“Sa wala! Sa meron!”— the Tinder Round, as I’d like to term it. In Tinder, you get to swipe right if you like him/her and left if you don’t. In sabong, you need to find your match. You ask other participants if they are willing to bet with you. If Tinder has the Swipe Right/Swipe Left, sabong has Sa Wala/Sa Meron. These are the chickens’ corner. It is similar to the Red & Blue corners of boxing. The cocks are already assigned their own corner, Meron— the favored one, which means you get more money while Wala— the one is the smaller-pot money bet. This is the first step, choosing which side you are willing to bet on.
The two chickens are brought to the cockpit and the men’s voices in the arena are raised a bit as they discuss amongst themselves which they would put their bet on. The chickens put on a little show before the actual one as the owners show off the moves of their cocks. They practice first with another chicken (different from their real opponent) but the gaffs are still covered so they wouldn’t slash the other chicken. The men in the arena then get to witness which chicken they think is the weaker one. Little by little the volume of these voices start to get louder and louder once the casador, who are basically the referees or the facilitator shouts, “larga na!”. Then the kristos or the bet takers raise their hands like Jesus Christ, hence the term for them, with their hand gestures motioning the betting odds.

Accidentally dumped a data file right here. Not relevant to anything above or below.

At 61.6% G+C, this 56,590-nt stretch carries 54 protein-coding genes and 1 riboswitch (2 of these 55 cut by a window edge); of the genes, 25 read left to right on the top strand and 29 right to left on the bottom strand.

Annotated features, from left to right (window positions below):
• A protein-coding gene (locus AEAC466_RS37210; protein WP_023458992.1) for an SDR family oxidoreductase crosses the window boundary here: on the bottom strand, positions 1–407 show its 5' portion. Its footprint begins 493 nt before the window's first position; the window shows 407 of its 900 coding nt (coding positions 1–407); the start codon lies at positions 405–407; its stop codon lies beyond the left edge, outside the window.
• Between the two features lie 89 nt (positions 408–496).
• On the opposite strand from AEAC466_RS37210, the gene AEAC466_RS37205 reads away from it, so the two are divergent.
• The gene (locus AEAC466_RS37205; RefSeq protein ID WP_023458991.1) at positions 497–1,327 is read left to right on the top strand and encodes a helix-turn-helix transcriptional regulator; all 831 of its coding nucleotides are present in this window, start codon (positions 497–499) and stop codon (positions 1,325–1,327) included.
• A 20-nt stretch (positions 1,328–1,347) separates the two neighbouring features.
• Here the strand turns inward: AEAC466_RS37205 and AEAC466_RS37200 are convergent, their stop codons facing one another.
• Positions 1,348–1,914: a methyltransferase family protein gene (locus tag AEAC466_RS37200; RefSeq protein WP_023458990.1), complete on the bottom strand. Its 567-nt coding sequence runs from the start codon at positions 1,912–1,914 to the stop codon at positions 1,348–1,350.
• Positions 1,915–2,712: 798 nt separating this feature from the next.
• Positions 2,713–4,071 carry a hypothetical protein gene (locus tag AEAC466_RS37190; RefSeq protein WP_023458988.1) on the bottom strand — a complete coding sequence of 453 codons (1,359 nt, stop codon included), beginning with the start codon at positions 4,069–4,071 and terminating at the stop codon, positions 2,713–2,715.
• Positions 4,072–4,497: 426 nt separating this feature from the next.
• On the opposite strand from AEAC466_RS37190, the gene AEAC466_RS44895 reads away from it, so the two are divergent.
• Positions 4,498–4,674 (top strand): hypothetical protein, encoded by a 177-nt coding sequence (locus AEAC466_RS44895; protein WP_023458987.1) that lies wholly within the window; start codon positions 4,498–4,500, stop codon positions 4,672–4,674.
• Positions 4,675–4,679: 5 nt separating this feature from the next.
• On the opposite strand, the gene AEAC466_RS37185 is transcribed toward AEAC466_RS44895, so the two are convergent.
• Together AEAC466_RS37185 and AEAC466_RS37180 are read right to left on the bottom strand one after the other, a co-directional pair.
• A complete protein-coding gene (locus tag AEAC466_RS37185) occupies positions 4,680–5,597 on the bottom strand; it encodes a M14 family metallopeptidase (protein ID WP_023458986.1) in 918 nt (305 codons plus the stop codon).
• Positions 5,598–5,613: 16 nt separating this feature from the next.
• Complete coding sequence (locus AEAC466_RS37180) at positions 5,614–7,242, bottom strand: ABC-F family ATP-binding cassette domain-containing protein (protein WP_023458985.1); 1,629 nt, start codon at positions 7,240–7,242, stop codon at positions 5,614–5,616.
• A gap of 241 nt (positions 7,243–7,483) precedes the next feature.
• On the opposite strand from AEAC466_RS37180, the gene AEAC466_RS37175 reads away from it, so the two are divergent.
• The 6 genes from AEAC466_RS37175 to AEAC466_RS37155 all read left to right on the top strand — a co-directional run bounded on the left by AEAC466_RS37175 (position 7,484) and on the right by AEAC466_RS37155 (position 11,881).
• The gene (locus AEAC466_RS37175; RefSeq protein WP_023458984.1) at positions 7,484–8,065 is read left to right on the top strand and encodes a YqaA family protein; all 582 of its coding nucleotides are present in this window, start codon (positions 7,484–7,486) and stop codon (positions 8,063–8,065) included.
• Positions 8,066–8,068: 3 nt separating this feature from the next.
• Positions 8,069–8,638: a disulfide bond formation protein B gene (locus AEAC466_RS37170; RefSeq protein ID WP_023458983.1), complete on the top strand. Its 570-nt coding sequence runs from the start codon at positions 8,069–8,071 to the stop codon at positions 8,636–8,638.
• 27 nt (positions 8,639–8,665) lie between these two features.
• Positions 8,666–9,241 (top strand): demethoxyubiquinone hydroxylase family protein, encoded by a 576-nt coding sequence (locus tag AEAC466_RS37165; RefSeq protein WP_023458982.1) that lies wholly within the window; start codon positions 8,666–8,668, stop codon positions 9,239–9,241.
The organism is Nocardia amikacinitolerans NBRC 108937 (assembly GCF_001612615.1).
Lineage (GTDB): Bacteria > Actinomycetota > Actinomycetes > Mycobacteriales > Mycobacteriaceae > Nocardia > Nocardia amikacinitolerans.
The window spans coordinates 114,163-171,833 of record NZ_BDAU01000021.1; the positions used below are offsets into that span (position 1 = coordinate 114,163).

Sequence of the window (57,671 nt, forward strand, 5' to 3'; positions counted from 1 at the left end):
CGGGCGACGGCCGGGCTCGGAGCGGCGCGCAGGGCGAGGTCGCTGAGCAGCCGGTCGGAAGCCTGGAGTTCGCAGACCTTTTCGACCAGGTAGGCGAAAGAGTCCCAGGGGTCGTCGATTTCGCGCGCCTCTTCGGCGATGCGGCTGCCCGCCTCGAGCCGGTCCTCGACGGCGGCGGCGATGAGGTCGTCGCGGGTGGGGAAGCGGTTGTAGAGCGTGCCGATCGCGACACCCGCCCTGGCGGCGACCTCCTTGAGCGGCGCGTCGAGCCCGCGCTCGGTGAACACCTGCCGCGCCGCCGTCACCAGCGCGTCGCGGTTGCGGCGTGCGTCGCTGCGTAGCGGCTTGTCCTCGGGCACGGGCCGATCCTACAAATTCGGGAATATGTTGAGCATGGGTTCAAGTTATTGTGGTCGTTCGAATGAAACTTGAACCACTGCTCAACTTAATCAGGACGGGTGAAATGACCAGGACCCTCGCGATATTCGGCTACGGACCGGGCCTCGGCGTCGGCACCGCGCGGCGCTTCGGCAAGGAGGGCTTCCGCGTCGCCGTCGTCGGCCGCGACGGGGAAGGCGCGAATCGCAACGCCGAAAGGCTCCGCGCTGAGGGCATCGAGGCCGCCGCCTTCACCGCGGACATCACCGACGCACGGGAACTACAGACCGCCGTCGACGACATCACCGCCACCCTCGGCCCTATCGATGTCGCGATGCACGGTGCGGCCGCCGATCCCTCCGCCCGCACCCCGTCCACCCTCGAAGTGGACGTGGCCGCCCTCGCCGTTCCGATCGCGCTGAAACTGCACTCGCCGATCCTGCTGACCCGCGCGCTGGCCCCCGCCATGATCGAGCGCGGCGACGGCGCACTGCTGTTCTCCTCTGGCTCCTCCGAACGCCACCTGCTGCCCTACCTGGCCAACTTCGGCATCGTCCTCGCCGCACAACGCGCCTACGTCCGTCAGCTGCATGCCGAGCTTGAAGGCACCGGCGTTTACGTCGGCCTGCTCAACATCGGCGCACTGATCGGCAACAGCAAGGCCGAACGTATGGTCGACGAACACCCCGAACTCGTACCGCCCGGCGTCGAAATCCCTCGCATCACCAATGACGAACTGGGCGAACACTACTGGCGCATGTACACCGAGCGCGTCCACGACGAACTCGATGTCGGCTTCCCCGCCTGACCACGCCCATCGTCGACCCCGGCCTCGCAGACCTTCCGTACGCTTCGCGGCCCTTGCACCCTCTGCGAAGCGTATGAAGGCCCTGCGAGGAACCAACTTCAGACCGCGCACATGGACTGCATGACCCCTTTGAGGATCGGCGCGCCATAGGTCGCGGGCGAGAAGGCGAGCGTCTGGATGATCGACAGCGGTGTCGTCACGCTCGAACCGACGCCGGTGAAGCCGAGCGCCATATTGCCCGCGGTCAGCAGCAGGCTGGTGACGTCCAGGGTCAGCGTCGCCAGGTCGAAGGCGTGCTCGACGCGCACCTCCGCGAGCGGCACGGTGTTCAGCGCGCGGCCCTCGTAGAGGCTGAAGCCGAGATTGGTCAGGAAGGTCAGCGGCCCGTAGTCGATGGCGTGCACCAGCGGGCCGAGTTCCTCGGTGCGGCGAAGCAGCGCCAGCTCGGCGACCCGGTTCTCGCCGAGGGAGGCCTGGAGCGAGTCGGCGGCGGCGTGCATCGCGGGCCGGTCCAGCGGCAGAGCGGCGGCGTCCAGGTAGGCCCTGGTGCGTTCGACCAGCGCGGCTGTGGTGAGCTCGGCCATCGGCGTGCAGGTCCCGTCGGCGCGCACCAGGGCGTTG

The arena is filled with the voices of these men, trying to find their matches. Their hands, way up in the air in order to make the hand gesture towards men who are far away from them, to motion of the amount of money they are willing to bet. If they want, they can use one of the kristos to find a betting partner but if you win, 10% of your win should be given to these bet-takers. The start of the fight is announced and the arena is at a standstill as the two chickens battle it out. It will go on for 10 minutes until a winner is declared (either the chicken in Wala or in Meron) or if it is a draw. As the fight goes on, the men are seriously focused on their bets. Some, are already stomping their feet, motioning their irritation because their bets are looking like it’s gonna lose. In the end, this round goes to Meron.